If your organization uses a multi-tenant managed hosting service or Infrastructure as a Service (IaaS) cloud for some or all of your data—and you aren’t following best practices by encrypting that data—you may be inadvertently exposing it.
Last year, information security consultancy Context Information Security was tasked by a number of its clients, mostly banks and other high-end clients with serious security concerns, to determine whether the cloud was safe enough for their computing needs.
Context studied four providers: Amazon, Rackspace, VPS.net and GigeNET Cloud. And in two of the four providers—and potentially many others—it found a security vulnerability that allowed it to access remnant data left by other customers.
“We were looking at the unallocated portions of the disk,” says Michael Jordan, manager of research and development at Context. “We were able to look through it and started to see there was data in there. That data was hard disk data and it wasn’t our hard disk data.”
Data Remnants Included Personally Identifiable Information
The data Jordan and his team discovered included some personally identifiable information, including parts of customer databases and elements of system information, such as Linux shadow files (containing the system’s password hashes).
Jordan notes that the information wouldn’t be evident to the typical user of cloud servers and would have to be sought. Moreover, he adds, the remnant data was randomly distributed and would not allow a malicious user to target a specific customer. But a malicious user who discovers it could harvest whatever unencrypted data it does contain.
“After examining a brand new provisioned disk on one of the providers, some interesting and unexpected content was discovered,” Jordan and James Forshaw, principal consultant at Context, wrote in a blog post about their discovery. “There were references to an install of WordPress and a MySQL configuration, even though the virtual server had neither installed.
Expecting it to be perhaps just a ‘dirty’ OS image, a second virtual server was created and tested in the same way. Surprisingly, the data was completely different, in this case exposing fragments of a Website’s customer database and of Apache logs which identified the server the data was coming from. This confirmed the data was not from our provisioned server.”
Incorrectly Configured Hypervisors to Blame
The issue, Jordan says, was with the way the providers provisioned new virtual servers and how they allocated new storage space. On the front end, when clients create new virtual servers, they use the provider’s website to select the operating system and amount of storage they require.
On the backend, the provider gathers disk space to contain the virtual image and then overwrites the start of the disk with a preconfigured OS image.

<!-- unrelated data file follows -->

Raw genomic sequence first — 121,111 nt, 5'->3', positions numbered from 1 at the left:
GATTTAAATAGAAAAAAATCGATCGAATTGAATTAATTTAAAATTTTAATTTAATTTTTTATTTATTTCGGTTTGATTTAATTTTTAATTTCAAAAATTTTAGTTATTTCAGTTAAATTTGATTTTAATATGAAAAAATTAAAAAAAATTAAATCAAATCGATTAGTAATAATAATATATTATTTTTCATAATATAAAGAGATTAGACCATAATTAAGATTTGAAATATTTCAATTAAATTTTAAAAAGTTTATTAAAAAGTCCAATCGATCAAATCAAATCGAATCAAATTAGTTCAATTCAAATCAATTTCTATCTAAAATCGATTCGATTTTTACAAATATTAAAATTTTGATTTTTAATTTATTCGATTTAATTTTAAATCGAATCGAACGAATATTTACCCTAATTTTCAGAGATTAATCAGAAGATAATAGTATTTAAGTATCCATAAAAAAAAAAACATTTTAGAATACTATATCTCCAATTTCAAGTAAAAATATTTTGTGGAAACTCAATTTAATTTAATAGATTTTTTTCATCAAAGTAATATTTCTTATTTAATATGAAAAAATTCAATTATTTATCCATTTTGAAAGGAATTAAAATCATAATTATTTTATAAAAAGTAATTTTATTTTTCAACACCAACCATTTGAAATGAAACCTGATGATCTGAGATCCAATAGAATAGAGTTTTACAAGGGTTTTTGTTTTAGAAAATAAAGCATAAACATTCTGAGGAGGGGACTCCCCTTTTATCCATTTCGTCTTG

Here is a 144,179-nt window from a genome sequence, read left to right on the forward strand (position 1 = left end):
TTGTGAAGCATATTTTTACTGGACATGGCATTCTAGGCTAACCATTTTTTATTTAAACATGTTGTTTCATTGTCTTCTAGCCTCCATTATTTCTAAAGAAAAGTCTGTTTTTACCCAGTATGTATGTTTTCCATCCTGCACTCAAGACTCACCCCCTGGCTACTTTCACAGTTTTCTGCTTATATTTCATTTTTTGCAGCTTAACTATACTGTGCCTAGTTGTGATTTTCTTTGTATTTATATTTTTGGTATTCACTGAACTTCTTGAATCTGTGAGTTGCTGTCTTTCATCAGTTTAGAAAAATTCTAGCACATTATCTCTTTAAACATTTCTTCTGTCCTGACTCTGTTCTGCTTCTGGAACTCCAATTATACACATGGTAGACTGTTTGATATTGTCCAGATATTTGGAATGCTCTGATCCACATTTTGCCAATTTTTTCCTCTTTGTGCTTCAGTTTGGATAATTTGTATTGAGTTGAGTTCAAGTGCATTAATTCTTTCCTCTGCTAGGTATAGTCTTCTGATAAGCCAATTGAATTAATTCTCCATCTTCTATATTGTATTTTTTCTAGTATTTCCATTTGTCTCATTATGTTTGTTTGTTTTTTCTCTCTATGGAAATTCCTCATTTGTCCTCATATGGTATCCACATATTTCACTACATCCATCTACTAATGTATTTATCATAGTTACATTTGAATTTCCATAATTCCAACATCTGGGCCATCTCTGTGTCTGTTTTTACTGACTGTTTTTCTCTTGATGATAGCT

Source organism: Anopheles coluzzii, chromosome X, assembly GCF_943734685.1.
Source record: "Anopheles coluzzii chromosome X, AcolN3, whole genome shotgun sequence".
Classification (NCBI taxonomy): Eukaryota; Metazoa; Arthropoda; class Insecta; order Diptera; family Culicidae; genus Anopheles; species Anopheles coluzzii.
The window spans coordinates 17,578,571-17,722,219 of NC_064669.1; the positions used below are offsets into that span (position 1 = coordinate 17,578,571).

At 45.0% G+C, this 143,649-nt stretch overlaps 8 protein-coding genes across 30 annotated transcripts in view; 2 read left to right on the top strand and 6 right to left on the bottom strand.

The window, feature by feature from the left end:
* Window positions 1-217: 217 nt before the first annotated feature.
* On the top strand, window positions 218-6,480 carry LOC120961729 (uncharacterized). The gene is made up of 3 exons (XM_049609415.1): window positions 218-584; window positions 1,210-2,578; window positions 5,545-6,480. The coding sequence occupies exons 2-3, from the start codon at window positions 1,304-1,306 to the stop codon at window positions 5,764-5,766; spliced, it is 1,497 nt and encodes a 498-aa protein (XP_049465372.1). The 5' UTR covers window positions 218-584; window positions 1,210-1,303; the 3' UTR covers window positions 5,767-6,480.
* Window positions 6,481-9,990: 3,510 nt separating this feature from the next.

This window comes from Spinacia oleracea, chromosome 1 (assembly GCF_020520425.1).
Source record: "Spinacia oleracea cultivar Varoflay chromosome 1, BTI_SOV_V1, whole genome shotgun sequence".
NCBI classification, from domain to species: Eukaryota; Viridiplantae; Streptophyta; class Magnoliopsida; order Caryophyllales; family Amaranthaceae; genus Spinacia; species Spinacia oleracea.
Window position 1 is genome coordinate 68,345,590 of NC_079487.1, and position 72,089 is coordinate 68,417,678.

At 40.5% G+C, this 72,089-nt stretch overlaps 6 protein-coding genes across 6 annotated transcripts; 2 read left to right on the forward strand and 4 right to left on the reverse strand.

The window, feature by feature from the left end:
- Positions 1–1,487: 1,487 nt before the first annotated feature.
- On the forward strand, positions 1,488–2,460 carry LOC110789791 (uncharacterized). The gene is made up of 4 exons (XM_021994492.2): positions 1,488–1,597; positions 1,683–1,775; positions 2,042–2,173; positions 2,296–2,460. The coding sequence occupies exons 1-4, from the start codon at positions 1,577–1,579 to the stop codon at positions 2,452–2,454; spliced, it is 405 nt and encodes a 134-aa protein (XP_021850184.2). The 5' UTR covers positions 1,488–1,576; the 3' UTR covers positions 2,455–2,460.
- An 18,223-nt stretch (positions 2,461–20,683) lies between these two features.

“This means that only the start of the disk is filled with initialized data, as the rest of the disk would never be explicitly written to during provisioning,” Jordan and Forshaw wrote. “If this allocation was being performed using the hosting operating system’s file APIs, this would not normally be a problem. The OS would ensure that any uninitialized data was automatically zeroed before being returned to a user application (or in this case the virtual machine). Clearly in this case it was not using these mechanisms.”
Jordan notes that because the problem lies with the method of configuring hypervisors, it could potentially affect managed hosting providers as well as cloud service providers.
Both providers that exhibited the vulnerability—Rackspace and VPS.net—have since reported that they have patched the vulnerability. Rackspace reportedly worked closely with Context to address the issue, inviting Context researchers to its headquarters and providing access to its engineers, executives and processes. VPS.net uses technology from OnApp, also used by at least 250 other cloud service providers. VPS.net told Context that it rolled out a patch that fixed the issue.
Jordan notes that this issue should not stop companies from using IaaS if there’s a strong business need for it. But he does recommend that customers follow best practices when leveraging the cloud.
“If you are a new customer, you have options,” he says. “You can ensure your data is encrypted when it’s on the hard disk. That way if someone does get access to a portion of a disk, they’ll only see encrypted data.”
Jordan also recommends asking your provider lots of questions about their processes, including how hypervisors are provisioned and deprovisioned. Additionally, he notes that it is the client’s responsibility to harden virtual servers provided by the service provider, and that includes checking out any backdoors providers use to manage the server.
Thor Olavsrud covers IT Security, Open Source, Microsoft Tools and Servers for CIO.com. Follow Thor on Twitter @ThorOlavsrud. Follow everything from CIO.com on Twitter @CIOonline and on Facebook. Email Thor at email@example.com